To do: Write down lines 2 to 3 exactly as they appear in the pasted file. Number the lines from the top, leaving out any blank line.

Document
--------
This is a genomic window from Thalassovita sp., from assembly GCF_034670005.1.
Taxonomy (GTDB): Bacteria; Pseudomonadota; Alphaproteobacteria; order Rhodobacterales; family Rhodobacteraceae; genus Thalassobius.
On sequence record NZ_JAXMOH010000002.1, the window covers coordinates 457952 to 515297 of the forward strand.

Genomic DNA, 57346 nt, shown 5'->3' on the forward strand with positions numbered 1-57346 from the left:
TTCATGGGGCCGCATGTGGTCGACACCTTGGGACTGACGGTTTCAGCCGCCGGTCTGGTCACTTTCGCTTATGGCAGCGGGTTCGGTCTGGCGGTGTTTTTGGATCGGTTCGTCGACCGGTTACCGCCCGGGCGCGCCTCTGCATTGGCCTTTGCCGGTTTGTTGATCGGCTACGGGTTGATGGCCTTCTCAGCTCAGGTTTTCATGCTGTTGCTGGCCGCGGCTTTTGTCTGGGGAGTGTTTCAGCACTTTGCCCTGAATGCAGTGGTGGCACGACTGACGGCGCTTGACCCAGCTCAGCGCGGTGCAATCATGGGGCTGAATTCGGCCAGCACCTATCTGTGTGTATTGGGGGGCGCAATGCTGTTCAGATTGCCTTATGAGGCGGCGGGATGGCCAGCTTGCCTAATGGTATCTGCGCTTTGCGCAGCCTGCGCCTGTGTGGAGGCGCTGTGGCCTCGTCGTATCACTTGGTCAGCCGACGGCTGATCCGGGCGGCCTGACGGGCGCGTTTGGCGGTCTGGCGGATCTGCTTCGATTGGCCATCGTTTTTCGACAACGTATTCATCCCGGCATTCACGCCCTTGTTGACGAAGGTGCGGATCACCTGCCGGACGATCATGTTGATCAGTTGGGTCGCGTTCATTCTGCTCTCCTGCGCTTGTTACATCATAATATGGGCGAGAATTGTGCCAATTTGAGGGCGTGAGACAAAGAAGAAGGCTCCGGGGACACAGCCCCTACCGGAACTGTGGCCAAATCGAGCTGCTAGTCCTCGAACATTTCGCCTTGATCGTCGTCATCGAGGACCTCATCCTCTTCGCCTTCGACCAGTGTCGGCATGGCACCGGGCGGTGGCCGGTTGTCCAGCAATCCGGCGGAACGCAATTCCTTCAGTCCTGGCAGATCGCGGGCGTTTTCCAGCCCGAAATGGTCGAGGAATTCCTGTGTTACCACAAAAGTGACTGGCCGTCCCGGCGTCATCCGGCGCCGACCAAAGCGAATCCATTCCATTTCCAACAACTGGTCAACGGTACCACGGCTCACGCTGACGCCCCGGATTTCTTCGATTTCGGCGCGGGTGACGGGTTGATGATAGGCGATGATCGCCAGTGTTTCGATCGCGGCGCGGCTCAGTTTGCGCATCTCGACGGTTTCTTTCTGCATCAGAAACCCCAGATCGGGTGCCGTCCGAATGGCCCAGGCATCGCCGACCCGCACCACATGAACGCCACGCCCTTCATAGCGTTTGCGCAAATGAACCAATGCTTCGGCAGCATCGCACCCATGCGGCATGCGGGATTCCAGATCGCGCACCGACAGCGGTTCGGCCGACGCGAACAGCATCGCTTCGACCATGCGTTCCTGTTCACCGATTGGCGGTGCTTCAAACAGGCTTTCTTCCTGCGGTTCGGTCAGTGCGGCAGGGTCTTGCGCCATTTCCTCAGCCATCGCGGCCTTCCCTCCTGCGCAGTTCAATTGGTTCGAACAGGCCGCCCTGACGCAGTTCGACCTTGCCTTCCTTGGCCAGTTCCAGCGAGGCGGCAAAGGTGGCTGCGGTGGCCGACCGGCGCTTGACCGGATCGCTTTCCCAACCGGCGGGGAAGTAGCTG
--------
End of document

Taxonomy (GTDB): Bacteria; Pseudomonadota; Alphaproteobacteria; order Rhodobacterales; family Rhodobacteraceae; genus Thalassobius.
On sequence record NZ_JAXMOH010000002.1, the window covers coordinates 457952 to 515297 of the forward strand.